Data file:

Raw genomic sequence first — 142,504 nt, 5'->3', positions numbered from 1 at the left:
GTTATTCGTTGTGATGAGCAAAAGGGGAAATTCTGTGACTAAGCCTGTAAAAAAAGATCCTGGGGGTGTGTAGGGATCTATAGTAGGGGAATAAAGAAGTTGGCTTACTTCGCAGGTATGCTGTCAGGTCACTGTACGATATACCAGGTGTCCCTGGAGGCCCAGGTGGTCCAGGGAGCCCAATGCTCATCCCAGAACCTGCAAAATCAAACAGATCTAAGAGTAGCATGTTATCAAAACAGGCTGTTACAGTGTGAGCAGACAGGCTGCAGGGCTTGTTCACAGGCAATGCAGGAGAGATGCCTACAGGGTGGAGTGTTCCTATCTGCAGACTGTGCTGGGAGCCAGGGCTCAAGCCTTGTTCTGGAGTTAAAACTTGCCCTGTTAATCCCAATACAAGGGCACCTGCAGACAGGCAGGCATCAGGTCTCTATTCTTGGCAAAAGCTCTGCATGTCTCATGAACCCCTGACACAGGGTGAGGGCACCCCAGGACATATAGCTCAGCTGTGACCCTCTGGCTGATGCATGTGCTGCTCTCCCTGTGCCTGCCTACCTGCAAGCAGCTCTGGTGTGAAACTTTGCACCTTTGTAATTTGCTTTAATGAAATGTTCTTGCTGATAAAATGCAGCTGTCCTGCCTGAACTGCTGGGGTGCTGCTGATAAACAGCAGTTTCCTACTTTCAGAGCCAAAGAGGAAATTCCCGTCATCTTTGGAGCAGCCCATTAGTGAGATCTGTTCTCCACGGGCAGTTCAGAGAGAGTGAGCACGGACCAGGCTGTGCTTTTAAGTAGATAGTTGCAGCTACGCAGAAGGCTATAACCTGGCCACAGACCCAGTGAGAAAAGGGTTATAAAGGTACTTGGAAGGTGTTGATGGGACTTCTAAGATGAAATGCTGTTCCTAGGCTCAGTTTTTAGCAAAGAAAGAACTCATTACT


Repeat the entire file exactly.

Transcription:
Raw genomic sequence first — 142,504 nt, 5'->3', positions numbered from 1 at the left:
GTTATTCGTTGTGATGAGCAAAAGGGGAAATTCTGTGACTAAGCCTGTAAAAAAAGATCCTGGGGGTGTGTAGGGATCTATAGTAGGGGAATAAAGAAGTTGGCTTACTTCGCAGGTATGCTGTCAGGTCACTGTACGATATACCAGGTGTCCCTGGAGGCCCAGGTGGTCCAGGGAGCCCAATGCTCATCCCAGAACCTGCAAAATCAAACAGATCTAAGAGTAGCATGTTATCAAAACAGGCTGTTACAGTGTGAGCAGACAGGCTGCAGGGCTTGTTCACAGGCAATGCAGGAGAGATGCCTACAGGGTGGAGTGTTCCTATCTGCAGACTGTGCTGGGAGCCAGGGCTCAAGCCTTGTTCTGGAGTTAAAACTTGCCCTGTTAATCCCAATACAAGGGCACCTGCAGACAGGCAGGCATCAGGTCTCTATTCTTGGCAAAAGCTCTGCATGTCTCATGAACCCCTGACACAGGGTGAGGGCACCCCAGGACATATAGCTCAGCTGTGACCCTCTGGCTGATGCATGTGCTGCTCTCCCTGTGCCTGCCTACCTGCAAGCAGCTCTGGTGTGAAACTTTGCACCTTTGTAATTTGCTTTAATGAAATGTTCTTGCTGATAAAATGCAGCTGTCCTGCCTGAACTGCTGGGGTGCTGCTGATAAACAGCAGTTTCCTACTTTCAGAGCCAAAGAGGAAATTCCCGTCATCTTTGGAGCAGCCCATTAGTGAGATCTGTTCTCCACGGGCAGTTCAGAGAGAGTGAGCACGGACCAGGCTGTGCTTTTAAGTAGATAGTTGCAGCTACGCAGAAGGCTATAACCTGGCCACAGACCCAGTGAGAAAAGGGTTATAAAGGTACTTGGAAGGTGTTGATGGGACTTCTAAGATGAAATGCTGTTCCTAGGCTCAGTTTTTAGCAAAGAAAGAACTCATTACT